Whatever potential the band had – and there was plenty – was crushed by the pressure of having to deliver an album to meet the public’s expectations. After one self-titled Fotheringay album, Sandy took the hint and went solo with The North Sea Grass Man in 1971 and Like An Old Fashioned Waltz in 1973, but while she still had the songs she didn’t always have the setting and the albums lacked that compelling edge. Her guest spot with Led Zeppelin on The Battle Of Evermore simply emphasised that her talent was not being properly exploited.

Ashley Hutchings, meanwhile, had headed off in search of his own folk-rock nirvana. He thought he’d found it when he formed Steeleye Span with folk revivalists Maddy Prior and Tim Hart. But after three albums his vision shifted towards more folk and less rock, and he left to form the Albion Country Band where unruly Celtic influences and a capella encores of Buddy Holly’s Rave On were not permitted. But the rest of Steeleye Span were determined to build on the following they’d established within the rock scene.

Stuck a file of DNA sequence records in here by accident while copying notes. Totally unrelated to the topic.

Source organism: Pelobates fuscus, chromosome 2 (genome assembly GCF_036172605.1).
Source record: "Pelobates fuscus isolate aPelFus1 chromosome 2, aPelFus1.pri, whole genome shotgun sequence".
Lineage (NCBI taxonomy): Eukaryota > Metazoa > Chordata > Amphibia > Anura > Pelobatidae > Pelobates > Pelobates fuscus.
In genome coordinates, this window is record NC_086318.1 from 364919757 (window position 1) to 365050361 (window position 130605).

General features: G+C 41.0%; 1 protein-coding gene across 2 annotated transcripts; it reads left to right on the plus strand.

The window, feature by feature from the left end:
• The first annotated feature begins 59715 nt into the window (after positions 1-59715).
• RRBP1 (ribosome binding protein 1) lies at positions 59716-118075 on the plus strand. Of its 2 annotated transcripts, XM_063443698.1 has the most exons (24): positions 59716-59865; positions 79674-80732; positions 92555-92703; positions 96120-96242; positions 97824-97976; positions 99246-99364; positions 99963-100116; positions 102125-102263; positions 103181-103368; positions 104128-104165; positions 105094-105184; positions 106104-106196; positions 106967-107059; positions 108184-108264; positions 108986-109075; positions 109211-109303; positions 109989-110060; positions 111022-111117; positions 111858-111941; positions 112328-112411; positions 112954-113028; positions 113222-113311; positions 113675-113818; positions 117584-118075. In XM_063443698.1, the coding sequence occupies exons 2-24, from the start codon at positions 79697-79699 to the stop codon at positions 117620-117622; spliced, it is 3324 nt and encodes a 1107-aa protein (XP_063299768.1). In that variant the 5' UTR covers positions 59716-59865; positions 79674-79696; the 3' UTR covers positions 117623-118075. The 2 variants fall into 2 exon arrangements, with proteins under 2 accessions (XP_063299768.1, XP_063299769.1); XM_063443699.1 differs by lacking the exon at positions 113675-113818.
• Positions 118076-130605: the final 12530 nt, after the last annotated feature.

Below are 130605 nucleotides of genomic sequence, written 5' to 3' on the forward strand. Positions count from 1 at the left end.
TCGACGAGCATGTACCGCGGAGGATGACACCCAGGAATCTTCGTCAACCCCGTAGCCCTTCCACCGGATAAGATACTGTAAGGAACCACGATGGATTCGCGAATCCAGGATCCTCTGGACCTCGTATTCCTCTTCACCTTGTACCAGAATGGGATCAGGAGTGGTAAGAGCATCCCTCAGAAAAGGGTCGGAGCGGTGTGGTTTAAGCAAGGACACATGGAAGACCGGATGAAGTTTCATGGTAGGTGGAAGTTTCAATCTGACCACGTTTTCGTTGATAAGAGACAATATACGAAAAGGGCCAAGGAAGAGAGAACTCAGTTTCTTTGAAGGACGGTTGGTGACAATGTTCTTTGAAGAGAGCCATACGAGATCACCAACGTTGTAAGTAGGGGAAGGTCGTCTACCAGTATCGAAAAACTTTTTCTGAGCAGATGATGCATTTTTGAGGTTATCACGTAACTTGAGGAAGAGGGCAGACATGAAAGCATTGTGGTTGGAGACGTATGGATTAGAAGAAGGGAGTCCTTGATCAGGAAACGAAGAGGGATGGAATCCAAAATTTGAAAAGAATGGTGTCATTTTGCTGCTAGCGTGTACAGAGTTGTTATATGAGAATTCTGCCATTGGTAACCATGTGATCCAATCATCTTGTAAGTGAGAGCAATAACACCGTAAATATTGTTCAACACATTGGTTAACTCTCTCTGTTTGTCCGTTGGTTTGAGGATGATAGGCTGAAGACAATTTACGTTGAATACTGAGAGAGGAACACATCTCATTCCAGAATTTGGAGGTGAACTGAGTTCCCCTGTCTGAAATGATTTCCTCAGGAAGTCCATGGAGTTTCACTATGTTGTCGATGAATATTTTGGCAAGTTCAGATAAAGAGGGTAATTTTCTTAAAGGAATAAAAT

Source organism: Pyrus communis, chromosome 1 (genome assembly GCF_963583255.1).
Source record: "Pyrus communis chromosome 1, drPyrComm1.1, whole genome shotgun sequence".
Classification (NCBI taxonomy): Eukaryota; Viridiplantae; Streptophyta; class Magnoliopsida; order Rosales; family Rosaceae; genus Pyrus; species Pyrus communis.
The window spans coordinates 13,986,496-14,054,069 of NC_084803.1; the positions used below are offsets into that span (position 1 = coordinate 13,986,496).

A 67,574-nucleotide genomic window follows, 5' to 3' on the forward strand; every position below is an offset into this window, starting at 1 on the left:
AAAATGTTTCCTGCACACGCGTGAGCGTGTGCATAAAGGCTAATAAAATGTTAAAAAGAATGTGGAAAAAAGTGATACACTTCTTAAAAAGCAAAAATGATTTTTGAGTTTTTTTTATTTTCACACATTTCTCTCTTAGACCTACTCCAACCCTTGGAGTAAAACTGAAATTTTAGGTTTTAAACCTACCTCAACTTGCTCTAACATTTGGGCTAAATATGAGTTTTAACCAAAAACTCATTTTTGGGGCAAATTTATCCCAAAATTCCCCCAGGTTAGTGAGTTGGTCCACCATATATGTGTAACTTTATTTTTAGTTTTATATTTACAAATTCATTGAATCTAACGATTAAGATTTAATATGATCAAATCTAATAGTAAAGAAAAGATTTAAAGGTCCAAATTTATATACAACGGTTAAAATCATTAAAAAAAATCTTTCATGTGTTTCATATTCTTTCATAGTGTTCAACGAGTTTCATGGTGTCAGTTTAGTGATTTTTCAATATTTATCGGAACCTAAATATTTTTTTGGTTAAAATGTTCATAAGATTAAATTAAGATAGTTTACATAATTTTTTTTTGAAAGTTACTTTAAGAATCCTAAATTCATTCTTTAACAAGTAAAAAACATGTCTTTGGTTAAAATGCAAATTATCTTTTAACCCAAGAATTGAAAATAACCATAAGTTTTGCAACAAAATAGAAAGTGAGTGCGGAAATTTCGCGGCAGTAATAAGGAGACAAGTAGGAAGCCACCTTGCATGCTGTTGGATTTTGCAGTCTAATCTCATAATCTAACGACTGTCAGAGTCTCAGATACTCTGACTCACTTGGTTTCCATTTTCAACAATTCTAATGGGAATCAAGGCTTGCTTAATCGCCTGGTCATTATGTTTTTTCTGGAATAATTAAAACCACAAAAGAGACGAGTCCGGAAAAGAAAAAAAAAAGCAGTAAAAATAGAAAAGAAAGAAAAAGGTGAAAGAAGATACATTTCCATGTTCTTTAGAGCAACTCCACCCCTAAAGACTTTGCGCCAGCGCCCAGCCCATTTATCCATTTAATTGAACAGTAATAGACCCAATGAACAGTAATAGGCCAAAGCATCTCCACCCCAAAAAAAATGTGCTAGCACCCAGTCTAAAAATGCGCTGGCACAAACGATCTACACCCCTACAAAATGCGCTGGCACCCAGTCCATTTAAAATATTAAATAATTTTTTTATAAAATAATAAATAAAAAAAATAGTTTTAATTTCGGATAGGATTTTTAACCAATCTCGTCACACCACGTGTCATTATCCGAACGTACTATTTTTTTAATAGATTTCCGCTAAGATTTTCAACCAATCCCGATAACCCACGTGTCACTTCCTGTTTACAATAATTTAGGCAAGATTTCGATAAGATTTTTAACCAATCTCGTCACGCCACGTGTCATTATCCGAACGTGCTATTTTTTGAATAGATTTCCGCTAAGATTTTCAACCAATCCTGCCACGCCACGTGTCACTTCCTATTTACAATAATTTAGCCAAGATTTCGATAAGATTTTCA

Below The Salt and Parcel Of Rogues saw a tougher sound emerge. They also landed themselves a novelty Christmas hit single in 1973 when they switched their a capella talents from Buddy Holly to the medieval Latin chant Gaudete

Meanwhile, Ian Anderson of Jethro Tull produced their Now We Are Six album, which also featured David Bowie playing saxophone on a cover of the Teddy Bears’ pop gem To Know Him Is To Love Him. Retaining their ear for a gimmick, they recruited Peter Sellers to play ukulele on New York Girls on their next album, Commoner’s Crown. But their most audacious move was hiring Wombling Mike Batt to produce the All Around My Hat album. 

It was a step too far for many rock critics who’d embraced folk rock with gusto but found the concept of folk pop sticking in their gullets. It was too late for such qualms, though. All Around My Hat was Steeleye Span’s commercial, and arguably creative peak, giving them a hit with the title track in late 1975. 

Unfortunately, the creative spark that had taken them this far deserted them for the follow-up, Rocket Cottage. And this was no time for wavering. The smell of punk was in the air and Steeleye Span were about to find themselves on the wrong side of the divide. Sensibly, they refocused and found that the folk audience welcomed them back.

And what of Fairport Convention? Having wisely decided that Sandy was irreplaceable, they headed further down the Liege And Lief route for their next album, Full House. Sandy’s departure might have left them bereft in the vocal department but the potent interplay between Richard Thompson’s guitar and Dave Swarbrick’s fiddle was given full reign. But it was a short-lived hiatus.